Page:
Besides utilizing comparison to establish the products superiority, the ad also attempts to expose a human’s appreciation of beauty. By mentioning how it can portray „nuance and detail,“ the ad is essentially referring to the background image of the beautiful woman captured in the perfect light and zoomed in to focus on her smooth, glowing skin. This attention to detail helps make the image and words go hand in hand, complementing each other in the most effective way. The appeal to a human’s love of beauty is one of the most important tactics in this advertisement. The complexity of the human mind is almost impossible to completely understand, but all humans seem to have an innate appreciation of beauty that surrounds us. The Kodak advertisers exposed this human weakness and placed a great deal of effort to invoke the thought of beauty through words and imagery. The beauty of the woman in the background completely strangles the audience’s attention and creates a connection between beauty and this product. Essentially, this is a unique use of pathos. The combination of the perfect words and beautiful visual aids causes the audience to feel „good“ and „content“.
While associating the film with beauty is one approach, the Kodak advertisers also added another more subtle comparison. The addition of the lines, „Only film sees the way you do“ and „And it’s the way film’s organic structure sees like the human eye-not like a machine,“ are actually a very clever comparison of the composition of the film being organic and the composition of the human eye. By creating this relationship and similarity, it strengthens their claim that this film is quite similar and is able to capture a scene just like the human eye. This is a unique rhetorical strategy because in a way, it establishes ethos by creating a certain feeling of trust and assurance since this film is organic like us. Also, it incorporates logos because it makes it more logically appealing since this film is almost alive. It is different and possibly much more enhanced than other alternatives.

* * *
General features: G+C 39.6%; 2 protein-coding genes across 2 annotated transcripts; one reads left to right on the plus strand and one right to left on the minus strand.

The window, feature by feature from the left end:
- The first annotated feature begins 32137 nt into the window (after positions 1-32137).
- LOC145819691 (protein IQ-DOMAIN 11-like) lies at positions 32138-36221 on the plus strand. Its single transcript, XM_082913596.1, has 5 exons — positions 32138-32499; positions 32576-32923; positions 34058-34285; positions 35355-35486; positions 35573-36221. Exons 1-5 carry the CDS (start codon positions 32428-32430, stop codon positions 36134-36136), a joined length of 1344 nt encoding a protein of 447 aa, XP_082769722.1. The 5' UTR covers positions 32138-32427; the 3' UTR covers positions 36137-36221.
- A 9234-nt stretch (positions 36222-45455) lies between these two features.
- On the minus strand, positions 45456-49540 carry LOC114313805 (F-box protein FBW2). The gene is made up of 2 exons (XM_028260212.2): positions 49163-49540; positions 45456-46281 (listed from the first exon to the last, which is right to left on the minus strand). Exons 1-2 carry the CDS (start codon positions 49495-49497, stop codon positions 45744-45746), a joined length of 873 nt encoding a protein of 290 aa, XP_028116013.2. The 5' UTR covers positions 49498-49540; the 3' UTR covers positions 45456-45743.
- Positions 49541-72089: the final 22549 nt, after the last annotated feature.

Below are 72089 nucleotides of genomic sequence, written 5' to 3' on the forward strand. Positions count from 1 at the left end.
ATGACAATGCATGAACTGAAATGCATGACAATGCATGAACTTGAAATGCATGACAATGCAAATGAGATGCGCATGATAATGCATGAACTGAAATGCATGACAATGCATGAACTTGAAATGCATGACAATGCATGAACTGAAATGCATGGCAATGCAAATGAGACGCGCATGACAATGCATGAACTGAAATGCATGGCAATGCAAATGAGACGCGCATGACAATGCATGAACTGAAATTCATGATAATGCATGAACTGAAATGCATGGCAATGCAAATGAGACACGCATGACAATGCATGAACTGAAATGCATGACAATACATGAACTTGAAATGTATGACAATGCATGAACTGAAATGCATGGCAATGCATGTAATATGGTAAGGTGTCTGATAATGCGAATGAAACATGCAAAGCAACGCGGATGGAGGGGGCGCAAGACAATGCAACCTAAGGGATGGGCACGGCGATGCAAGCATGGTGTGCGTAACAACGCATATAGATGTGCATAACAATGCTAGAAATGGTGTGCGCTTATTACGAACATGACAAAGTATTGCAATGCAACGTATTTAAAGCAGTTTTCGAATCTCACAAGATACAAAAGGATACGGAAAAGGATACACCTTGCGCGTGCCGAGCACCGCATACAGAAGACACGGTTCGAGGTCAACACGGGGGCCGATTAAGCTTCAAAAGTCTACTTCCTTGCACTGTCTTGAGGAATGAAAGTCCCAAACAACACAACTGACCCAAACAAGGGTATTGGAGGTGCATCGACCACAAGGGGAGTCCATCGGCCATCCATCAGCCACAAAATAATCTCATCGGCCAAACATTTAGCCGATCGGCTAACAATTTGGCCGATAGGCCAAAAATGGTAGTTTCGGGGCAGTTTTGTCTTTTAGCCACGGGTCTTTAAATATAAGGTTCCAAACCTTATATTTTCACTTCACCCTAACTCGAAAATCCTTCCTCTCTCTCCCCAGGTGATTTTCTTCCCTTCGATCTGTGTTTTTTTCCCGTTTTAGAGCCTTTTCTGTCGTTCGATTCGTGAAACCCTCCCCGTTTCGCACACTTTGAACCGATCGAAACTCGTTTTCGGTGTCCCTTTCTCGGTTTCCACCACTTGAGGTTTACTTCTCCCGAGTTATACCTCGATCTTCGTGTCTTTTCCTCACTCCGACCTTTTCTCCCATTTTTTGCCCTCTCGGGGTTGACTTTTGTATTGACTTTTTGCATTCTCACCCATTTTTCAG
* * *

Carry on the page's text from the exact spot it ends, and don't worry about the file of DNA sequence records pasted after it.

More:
Also, the last major part of the ad states, „So there’s nothing between you and your audience.“ The basic idea here is that your audience is going to see the exact same brilliance in a scene as you did when filming. However, the way this is presented makes it extremely appealing because a filmmaker’s desire is to convey what he or she sees. By understanding the audience’s background, likes, and dislikes, the advertiser is able to expose these character qualities. In a way, this ad is also degrading other film products, claiming that they simply do not have the same quality as the KODAK Motion Picture Film.
Though Kodak used a fairly unique approach in this ad, they still utilized basic rhetorical devices such as pathos and logos. But they took the ad to the next level by appealing to humans‘ innate appreciation of beauty. The incorporation of numerous rhetorical strategies, often tangled up with one another, helped establish the lasting impression that this film, because it so similar to the human eye, is the best film product available. It convinces the audience that the film is unique and promotes it through a superior light. By doing so, the advertisers truly push the product out into the open and gives the audience an opportunity to love it or hate it.